'Joe the Plumbers' are coming out of woodwork

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Joseph Bruni had a stack of black and gold T-shirts printed up yesterday. But instead of touting the Steelers, they say "Joe the Plumber, Pittsburgh, PA."

He's not the Joe the Plumber, the one who was invoked two dozen times in the final debate Wednesday evening between presidential hopefuls Sens. John McCain and Barack Obama. That Joe the Plumber is actually Samuel J. Wurzelbacher of Toledo, Ohio, who works for a plumbing company but is not a licensed plumber, The Blade of Toledo reported yesterday.

Mr. Wurzelbacher was catapulted to national prominence when Mr. McCain used him repeatedly as an example of someone who would be hurt by Mr. Obama's tax plan -- a charge that Mr. Obama disputed.

But Mr. Bruni certainly qualifies as a Joe the Plumber. He's been taking care of customers' leaky pipes and other needs from his West End shop for 52 years. So when a friend suggested that he capitalize on the coincidence of his name, it seemed like a good idea.

Now in his 70s, Mr. Bruni employs six other plumbers. None of them is named Joe, but this week, they'll all be wearing Joe the Plumber T-shirts in honor of their boss.

A registered Democrat, Mr. Bruni said he watched the debate and intends to vote for Mr. McCain. "Honesty and integrity, background and experience are my top issues," he said. "I feel when John McCain is speaking, he's telling you what he'll do, and he'll do it. I can relate to him more than any other politician through the years."

Mr. Bruni has crossed party lines before -- he voted for Ronald Reagan.

"It depends how I'm thinking at the time of the election," he said. "I'm concerned right now that employment goes up. To have a good economy, you need people working."

Mr. McCain's argument clearly hit home with another plumber named Joe -- Joe Scarfone, a partner in Stahl Plumbing, Heating and Air Conditioning, which employs 50 plumbers in five locations.

"I don't like the fact that someone who works hard is going to get taxed more," he said of Mr. Obama's plan. "I'm on call 24 hours a day, seven days a week. I shouldn't be penalized for that."

Mr. Obama has said his plan would cut taxes for 95 percent of Americans, and that only taxpayers making $250,000 a year or more would see increases.

Mr. Scarfone said he also is concerned about Mr. Obama's health care plan. "I already provide health care for my employees, from partial to full," he said. "But I don't like the fact that somebody's going to force me to do it."

Meanwhile, Mr. Wurzelbacher, 34, was getting more than his 15 minutes of fame. He first popped into view when he asked a question during one of Mr. Obama's campaign stops.

"I'm getting ready to buy a company that makes $250,000 to $280,000 a year," he told the candidate in an exchange that later showed up on YouTube. "Your new tax plan is going to tax me more, isn't it?"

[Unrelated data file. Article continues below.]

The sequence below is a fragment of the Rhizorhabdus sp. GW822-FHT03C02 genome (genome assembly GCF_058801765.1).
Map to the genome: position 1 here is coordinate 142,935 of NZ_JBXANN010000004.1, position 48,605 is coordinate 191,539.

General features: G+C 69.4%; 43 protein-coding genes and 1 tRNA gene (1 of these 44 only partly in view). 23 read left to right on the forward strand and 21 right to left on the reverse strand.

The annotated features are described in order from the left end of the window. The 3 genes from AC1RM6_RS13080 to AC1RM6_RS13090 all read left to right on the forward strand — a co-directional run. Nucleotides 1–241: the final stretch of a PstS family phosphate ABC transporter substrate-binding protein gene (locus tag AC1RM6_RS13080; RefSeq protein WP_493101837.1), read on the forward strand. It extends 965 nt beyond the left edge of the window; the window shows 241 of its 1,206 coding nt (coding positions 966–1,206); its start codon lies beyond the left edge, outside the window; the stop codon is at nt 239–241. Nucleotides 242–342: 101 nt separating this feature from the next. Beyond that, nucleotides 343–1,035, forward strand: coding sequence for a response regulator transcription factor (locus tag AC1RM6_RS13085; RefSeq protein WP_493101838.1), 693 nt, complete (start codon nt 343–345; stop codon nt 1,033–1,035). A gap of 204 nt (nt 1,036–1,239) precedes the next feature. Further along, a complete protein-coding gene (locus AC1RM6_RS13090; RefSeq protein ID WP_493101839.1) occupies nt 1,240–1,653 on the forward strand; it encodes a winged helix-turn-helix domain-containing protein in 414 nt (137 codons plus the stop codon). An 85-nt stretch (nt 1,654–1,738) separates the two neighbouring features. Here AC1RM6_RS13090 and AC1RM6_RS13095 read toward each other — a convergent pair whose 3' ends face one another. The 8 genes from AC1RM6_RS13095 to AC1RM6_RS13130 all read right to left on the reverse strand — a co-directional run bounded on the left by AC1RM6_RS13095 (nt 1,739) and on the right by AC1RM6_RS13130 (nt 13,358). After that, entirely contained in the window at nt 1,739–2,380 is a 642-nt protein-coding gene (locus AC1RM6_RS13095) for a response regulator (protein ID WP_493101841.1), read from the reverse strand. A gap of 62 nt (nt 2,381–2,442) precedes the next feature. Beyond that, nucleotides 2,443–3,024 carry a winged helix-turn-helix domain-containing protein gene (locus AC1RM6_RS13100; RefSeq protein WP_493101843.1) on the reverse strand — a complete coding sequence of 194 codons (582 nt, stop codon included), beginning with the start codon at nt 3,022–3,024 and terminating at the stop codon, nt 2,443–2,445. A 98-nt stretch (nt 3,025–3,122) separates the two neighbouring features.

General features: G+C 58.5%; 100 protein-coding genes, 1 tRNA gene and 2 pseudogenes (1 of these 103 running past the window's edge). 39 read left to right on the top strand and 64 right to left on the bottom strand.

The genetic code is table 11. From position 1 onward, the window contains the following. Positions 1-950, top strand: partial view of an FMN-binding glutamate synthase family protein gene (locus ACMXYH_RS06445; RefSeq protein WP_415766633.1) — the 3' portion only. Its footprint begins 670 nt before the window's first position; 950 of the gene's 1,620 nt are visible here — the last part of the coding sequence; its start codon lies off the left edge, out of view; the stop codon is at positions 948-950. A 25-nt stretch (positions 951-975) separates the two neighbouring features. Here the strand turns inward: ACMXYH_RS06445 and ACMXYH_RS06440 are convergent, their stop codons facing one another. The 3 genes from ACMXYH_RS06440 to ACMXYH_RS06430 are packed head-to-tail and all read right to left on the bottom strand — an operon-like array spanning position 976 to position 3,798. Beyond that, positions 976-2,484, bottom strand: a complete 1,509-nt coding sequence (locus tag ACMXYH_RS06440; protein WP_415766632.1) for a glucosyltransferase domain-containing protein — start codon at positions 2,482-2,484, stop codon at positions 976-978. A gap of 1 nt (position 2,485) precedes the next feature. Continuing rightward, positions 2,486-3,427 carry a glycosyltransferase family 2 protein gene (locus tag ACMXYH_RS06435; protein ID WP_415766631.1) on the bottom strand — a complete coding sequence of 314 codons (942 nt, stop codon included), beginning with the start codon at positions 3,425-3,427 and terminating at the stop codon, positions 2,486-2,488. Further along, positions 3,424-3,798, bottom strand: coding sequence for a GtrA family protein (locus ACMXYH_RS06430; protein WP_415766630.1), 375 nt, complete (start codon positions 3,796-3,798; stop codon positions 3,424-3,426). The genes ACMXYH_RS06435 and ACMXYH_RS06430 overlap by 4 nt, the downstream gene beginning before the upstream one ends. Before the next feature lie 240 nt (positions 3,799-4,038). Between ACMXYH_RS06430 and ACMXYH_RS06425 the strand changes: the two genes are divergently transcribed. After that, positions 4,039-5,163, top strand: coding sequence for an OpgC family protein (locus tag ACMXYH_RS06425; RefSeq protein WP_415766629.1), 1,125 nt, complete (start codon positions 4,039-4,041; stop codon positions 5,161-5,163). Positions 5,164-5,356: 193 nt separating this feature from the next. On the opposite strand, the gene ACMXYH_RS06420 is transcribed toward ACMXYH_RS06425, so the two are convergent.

Mr. Obama replied, in part, "I think that when you spread the wealth around, it's good for everybody." Conservatives pounced on the exchange, and on Mr. Wurzelbacher as a beleaguered everyman.

Then questions arose about his story. The Blade reported yesterday that Mr. Wurzelbacher is neither licensed as a plumber nor registered to work as one in Ohio. As a result, his sudden fame is not sitting well with Tom Joseph, business manager for Local 50 of the United Association of Plumbers, Steamfitters and Service Mechanics, who said Mr. Wurzelbacher didn't undergo any apprenticeship training.

"When you have guys going out there with no training whatsoever, it's a little disreputable to start with," Mr. Joseph told The Blade. "We're the real Joe the Plumber." The plumbers union has endorsed Mr. Obama.

Mr. Wurzelbacher said it's his understanding that he can work legally as long as a licensed contractor works on the same site. He also said he is working on taking the Ohio plumbing contractors' license test.

Also yesterday, Bloomberg.com reported that Mr. Wurzelbacher owes the state of Ohio almost $1,200 in back income taxes. According to records on file with the Lucas County Court of Common Pleas, the state filed a tax lien against Mr. Wurzelbacher for $1,182.98 on Jan. 26, 2007, that is still active.

After Wednesday's debate, reporters camped out by Mr. Wurzelbacher's house, and yesterday he did live interviews with several TV networks. He told reporters that he was surprised that his name was mentioned so many times by the candidates.

"That bothered me," he said. "I wished that they had talked more about issues that are important to Americans."

He added that he was feeling overwhelmed.

"I'm kind of like Britney Spears having a headache. Everybody wants to know about it," he joked.

The Blade of Toledo, Ohio, and The Associated Press contributed. Sally Kalson can be reached at skalson@post-gazette.com or 412-263-1610.


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